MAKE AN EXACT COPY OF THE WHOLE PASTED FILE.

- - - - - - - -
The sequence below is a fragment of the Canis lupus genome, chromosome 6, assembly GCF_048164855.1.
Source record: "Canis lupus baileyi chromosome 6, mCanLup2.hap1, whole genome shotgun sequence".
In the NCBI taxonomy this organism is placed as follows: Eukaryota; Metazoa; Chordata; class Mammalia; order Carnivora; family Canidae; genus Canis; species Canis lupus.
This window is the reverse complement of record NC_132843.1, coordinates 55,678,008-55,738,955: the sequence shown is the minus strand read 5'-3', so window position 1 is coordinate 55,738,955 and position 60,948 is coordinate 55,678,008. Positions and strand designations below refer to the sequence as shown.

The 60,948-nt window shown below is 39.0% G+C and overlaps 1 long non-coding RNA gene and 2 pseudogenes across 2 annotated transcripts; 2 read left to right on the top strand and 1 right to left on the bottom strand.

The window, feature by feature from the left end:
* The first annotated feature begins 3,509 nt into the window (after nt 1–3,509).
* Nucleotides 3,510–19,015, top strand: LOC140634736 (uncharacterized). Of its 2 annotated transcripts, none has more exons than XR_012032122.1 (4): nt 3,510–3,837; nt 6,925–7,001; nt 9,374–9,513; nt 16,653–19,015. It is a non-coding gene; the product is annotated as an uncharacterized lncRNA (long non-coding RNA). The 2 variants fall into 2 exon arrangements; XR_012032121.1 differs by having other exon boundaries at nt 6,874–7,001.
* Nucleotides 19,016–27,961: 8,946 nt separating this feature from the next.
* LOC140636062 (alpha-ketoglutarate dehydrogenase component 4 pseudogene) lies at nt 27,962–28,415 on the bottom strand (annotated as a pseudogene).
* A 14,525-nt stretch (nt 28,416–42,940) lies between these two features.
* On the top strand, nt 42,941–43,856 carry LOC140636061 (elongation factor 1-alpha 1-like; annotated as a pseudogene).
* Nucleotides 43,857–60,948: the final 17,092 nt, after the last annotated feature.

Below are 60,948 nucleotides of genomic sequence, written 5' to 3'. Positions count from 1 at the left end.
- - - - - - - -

The sequence below is a fragment of the Canis lupus genome, chromosome 6, assembly GCF_048164855.1.
Source record: "Canis lupus baileyi chromosome 6, mCanLup2.hap1, whole genome shotgun sequence".
In the NCBI taxonomy this organism is placed as follows: Eukaryota; Metazoa; Chordata; class Mammalia; order Carnivora; family Canidae; genus Canis; species Canis lupus.
This window is the reverse complement of record NC_132843.1, coordinates 55,678,008-55,738,955: the sequence shown is the minus strand read 5'-3', so window position 1 is coordinate 55,738,955 and position 60,948 is coordinate 55,678,008. Positions and strand designations below refer to the sequence as shown.

The 60,948-nt window shown below is 39.0% G+C and overlaps 1 long non-coding RNA gene and 2 pseudogenes across 2 annotated transcripts; 2 read left to right on the top strand and 1 right to left on the bottom strand.

The window, feature by feature from the left end:
* The first annotated feature begins 3,509 nt into the window (after nt 1–3,509).
* Nucleotides 3,510–19,015, top strand: LOC140634736 (uncharacterized). Of its 2 annotated transcripts, none has more exons than XR_012032122.1 (4): nt 3,510–3,837; nt 6,925–7,001; nt 9,374–9,513; nt 16,653–19,015. It is a non-coding gene; the product is annotated as an uncharacterized lncRNA (long non-coding RNA). The 2 variants fall into 2 exon arrangements; XR_012032121.1 differs by having other exon boundaries at nt 6,874–7,001.
* Nucleotides 19,016–27,961: 8,946 nt separating this feature from the next.
* LOC140636062 (alpha-ketoglutarate dehydrogenase component 4 pseudogene) lies at nt 27,962–28,415 on the bottom strand (annotated as a pseudogene).
* A 14,525-nt stretch (nt 28,416–42,940) lies between these two features.
* On the top strand, nt 42,941–43,856 carry LOC140636061 (elongation factor 1-alpha 1-like; annotated as a pseudogene).
* Nucleotides 43,857–60,948: the final 17,092 nt, after the last annotated feature.

Below are 60,948 nucleotides of genomic sequence, written 5' to 3'. Positions count from 1 at the left end.